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County Code Enforcement

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#17
I'm sure the OP hopes that is what closer inspection will reveal. But it certainly sounds like closer inspection didn't reveal that to the inspector when he entered the house to look at it.
So here is the real deal - the electrical in question was already inside the downstairs wall. The wiring had gotten wet in the past (before I bought home), it was power to receptacles on 14/2 wiring. I left the boxes, pulled the old wire and installed 12/2 and new receptacles. Should I just pull it all out before he comes back or is it mute point since he has seen it, unintentionally.
 

Zigner

Senior Member, Non-Attorney
#18
SMH
It helps if you give us the real story when you post.

If the wiring was done according to code, then you will just need to get a permit and have it signed off. If the wiring is not up to code, then you'll need to fix or remove it.
 

HRZ

Senior Member
#19
that gets pretty grey and depends on local views ...around me a homeowner could make all sorts of " repairs " wo a permit on his own home ...then again putting in a new GFCI might require a permit and a license ...." depends " ...and this is sometimes an area where being cooperative and understanding of inspectors role works out OK.

To me replacing some wet wiring and outlets is a minor repair . Locally one might get into a bigger fuss if wet drywall was not replaced to a good distance above wet area.

IF your panel box is a code disaster ....be extra smart to visit City Hall first and resolve minor wiring repairs ...if possible ...iThe last rats nest of a panel box I got involved with was about $5500 to redo to code once somebody opened up Pandora's box )
 
#20
that gets pretty grey and depends on local views ...around me a homeowner could make all sorts of " repairs " wo a permit on his own home ...then again putting in a new GFCI might require a permit and a license ...." depends " ...and this is sometimes an area where being cooperative and understanding of inspectors role works out OK.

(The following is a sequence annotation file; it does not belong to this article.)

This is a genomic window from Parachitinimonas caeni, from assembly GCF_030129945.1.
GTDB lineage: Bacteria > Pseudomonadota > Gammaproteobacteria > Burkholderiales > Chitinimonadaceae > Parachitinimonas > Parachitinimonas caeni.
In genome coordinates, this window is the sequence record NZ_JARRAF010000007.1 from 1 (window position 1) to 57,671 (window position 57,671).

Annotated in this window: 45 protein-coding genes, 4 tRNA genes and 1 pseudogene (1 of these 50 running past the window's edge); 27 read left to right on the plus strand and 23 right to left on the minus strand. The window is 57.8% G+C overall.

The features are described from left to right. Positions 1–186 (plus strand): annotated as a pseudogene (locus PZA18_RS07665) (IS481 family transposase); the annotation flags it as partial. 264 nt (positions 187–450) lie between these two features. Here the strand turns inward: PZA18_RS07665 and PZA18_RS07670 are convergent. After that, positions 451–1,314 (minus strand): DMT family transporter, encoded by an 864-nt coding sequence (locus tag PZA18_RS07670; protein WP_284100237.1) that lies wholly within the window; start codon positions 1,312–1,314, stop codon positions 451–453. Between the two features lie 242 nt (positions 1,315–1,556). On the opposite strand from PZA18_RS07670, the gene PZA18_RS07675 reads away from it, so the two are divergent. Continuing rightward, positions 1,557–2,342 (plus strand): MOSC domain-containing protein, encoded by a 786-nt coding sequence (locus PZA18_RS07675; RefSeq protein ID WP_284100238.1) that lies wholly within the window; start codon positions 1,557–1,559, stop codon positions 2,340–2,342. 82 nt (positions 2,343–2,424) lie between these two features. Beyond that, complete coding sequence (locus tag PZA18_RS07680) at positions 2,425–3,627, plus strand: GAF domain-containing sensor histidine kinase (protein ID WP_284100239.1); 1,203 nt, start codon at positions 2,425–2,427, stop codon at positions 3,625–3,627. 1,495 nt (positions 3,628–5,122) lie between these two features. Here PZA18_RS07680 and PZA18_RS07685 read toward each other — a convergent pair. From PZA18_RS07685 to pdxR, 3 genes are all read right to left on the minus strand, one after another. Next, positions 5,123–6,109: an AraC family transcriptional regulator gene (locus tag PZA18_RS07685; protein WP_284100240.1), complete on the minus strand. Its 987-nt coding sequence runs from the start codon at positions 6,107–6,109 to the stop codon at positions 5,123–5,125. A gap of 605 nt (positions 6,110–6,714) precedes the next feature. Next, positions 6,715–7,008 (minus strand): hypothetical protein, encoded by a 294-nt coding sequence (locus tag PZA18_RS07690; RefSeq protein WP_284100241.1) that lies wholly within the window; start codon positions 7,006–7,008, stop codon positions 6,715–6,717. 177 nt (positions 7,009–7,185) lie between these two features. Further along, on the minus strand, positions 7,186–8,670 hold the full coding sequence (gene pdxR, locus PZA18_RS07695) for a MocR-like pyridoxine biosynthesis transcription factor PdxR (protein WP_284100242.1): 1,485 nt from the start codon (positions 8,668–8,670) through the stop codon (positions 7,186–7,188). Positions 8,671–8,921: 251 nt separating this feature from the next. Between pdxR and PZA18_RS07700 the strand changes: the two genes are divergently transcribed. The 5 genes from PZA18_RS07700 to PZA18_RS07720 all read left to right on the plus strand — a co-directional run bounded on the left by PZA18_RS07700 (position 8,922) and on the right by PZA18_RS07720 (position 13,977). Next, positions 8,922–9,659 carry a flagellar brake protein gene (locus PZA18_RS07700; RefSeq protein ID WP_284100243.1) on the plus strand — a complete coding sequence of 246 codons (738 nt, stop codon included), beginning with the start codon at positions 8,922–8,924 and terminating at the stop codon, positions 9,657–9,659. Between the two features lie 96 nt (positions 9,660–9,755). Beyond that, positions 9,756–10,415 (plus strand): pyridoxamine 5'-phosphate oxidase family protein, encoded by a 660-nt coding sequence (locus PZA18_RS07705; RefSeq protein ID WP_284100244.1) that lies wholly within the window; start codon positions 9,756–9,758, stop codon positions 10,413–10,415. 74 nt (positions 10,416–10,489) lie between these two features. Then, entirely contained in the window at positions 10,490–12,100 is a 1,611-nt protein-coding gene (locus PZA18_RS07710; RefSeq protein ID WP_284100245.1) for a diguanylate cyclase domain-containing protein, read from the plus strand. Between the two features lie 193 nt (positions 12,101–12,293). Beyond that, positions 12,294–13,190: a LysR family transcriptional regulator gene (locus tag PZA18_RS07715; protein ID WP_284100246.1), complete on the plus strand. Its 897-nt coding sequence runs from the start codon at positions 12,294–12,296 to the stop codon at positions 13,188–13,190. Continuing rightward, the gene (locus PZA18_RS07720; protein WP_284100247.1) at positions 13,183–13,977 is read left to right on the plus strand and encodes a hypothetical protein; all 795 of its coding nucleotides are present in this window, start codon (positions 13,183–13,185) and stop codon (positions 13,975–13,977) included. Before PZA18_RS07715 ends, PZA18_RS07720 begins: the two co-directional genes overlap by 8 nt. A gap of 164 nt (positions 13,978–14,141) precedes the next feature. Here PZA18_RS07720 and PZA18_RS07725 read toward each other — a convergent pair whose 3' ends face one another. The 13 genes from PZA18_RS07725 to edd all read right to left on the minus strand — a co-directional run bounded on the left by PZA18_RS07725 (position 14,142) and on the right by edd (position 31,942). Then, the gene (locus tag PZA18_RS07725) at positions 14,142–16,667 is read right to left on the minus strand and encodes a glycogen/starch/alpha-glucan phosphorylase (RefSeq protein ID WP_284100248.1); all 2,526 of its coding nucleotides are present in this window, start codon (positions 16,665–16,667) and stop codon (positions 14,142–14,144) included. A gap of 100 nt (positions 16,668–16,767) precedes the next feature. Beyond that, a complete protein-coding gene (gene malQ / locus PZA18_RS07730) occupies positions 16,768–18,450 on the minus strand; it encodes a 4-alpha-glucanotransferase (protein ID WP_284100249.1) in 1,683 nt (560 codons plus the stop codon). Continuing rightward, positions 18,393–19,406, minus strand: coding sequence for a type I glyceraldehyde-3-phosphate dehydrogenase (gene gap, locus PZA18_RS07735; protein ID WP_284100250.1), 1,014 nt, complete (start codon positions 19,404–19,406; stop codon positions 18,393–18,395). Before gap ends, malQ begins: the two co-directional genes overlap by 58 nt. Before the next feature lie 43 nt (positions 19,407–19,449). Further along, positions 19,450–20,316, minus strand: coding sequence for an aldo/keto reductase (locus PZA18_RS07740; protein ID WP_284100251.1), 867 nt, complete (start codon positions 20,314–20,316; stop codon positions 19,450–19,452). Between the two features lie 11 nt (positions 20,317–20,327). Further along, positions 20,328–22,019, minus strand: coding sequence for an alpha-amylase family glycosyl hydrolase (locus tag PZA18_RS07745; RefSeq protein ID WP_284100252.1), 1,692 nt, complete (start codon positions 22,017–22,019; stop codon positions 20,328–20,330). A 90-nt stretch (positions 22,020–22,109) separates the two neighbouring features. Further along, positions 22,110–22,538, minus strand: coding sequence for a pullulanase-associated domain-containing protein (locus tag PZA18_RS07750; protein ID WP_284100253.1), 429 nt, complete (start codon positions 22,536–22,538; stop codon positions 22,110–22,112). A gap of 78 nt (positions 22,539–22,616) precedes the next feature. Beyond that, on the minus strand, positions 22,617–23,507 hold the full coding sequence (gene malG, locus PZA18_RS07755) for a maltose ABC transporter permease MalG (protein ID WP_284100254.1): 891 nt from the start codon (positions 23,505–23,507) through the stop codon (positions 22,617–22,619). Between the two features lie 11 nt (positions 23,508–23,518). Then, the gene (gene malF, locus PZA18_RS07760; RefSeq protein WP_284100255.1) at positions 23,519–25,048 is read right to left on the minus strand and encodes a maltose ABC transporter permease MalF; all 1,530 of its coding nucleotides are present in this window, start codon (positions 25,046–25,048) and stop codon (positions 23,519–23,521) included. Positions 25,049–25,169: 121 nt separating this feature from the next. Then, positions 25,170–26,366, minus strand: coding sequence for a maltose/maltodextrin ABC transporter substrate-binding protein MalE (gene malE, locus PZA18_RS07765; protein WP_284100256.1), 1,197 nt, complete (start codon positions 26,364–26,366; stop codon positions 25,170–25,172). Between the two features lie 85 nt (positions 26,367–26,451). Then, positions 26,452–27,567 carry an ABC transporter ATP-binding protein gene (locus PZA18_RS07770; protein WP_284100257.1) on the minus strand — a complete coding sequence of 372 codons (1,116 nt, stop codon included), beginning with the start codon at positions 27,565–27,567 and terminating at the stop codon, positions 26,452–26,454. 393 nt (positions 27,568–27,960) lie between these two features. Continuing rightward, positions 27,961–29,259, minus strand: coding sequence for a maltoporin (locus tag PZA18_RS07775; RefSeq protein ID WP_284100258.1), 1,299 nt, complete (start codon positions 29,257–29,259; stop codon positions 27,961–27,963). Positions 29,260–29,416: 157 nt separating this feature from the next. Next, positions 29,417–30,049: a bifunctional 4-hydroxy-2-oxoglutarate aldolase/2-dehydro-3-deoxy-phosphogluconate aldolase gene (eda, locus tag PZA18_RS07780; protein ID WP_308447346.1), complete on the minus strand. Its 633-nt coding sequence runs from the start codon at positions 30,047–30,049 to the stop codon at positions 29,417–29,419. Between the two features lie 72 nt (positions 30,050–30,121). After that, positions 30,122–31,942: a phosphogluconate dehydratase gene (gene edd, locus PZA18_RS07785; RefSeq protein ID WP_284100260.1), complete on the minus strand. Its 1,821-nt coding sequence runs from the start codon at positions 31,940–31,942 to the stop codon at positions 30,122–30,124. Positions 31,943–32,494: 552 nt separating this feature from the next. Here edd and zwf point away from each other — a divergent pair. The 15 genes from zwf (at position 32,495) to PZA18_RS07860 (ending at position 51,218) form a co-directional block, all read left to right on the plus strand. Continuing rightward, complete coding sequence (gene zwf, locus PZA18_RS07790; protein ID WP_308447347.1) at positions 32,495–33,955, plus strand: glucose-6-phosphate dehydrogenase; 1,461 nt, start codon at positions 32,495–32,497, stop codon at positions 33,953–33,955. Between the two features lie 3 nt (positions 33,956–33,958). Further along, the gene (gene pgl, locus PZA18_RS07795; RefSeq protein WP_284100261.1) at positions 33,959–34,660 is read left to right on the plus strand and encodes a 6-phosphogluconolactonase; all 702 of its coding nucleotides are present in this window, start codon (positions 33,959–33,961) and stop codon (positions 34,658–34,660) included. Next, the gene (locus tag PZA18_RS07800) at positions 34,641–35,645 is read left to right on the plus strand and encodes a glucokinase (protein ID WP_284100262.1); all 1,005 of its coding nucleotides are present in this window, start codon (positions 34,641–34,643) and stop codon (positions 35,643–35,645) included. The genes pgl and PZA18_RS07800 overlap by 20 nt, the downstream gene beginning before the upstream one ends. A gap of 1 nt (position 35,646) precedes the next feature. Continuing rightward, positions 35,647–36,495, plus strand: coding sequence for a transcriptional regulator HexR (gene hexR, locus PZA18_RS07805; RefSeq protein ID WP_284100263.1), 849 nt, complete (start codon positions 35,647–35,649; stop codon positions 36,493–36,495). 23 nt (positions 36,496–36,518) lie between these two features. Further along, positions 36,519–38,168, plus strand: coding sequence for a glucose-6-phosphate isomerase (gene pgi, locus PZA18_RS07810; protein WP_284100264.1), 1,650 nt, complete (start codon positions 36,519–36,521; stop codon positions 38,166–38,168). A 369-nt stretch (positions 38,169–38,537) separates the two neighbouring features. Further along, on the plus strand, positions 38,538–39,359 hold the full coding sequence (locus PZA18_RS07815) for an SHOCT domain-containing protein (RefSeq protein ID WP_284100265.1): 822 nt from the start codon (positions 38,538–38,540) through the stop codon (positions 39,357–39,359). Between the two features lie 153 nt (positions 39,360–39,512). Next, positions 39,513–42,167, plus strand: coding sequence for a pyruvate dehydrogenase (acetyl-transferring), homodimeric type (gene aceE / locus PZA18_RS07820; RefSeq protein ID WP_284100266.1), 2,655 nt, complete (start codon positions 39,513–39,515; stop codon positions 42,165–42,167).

To me replacing some wet wiring and outlets is a minor repair . Locally one might get into a bigger fuss if wet drywall was not replaced to a good distance above wet area.

IF your panel box is a code disaster ....be extra smart to visit City Hall first and resolve minor wiring repairs ...if possible ...iThe last rats nest of a panel box I got involved with was about $5500 to redo to code once somebody opened up Pandora's box )
The work I did is in code. I replaced 14/2 wiring on a receptacle circuit with proper 12/2. All grounds are connected and only went to panel box for that one line.
 

xylene

Senior Member
#21
Many codes require work to be verified or done by a licensed Master Electrician.

I think you need to start realizing that the corners you cut are going to cost you quite a bit.
 
#23
The inspector is free to ask to see anything. He doesn't need probable cause or a reason. Now if you had refused to allow him access, he'd likely had to get an administrative search warrant in your state which would require some semblance of probable cause. Of course, the fact you've made unpermitted exterior changes, opens up a whole can of worms there.
The constitution and basic property rights say you are wrong. I would be asking what he was licensed or certified to inspect. You need to look up the state and local regulations as to what his job is. There are very specific regulations about how inspections are to be conducted so that they are standard throughout the US. They must have probable cause or permission to inspect everything. If he wants to inspect something other than the deck, he must provide advance notice of the need where you have the right to deny access at any time. he must then get a court order to search. The reason they sidestep this is because courts will not grant them access to any private property without cause.

Seeing double doors is not cause to search, which is why he is trying to convince you to give him permission to inspect further.

It is like "you have a right to remain silent", what they try and convince you of is that they will assume you guilty if you don't talk without a lawyer. They always say "what do you have to hide?" when in fact you are protecting yourself from being railroaded.

You gave him permission to enter your back yard, not your home.
 

quincy

Senior Member
#28
ho

how is 2018 dead?
People post here with new questions daily. We respond to these new questions daily.

Any thread where the original poster is no longer around - where his questions were answered and he has asked no other questions - is an old thread and should be left in the archives.

If you have questions on code enforcement, please start your own thread.

Thanks.
 
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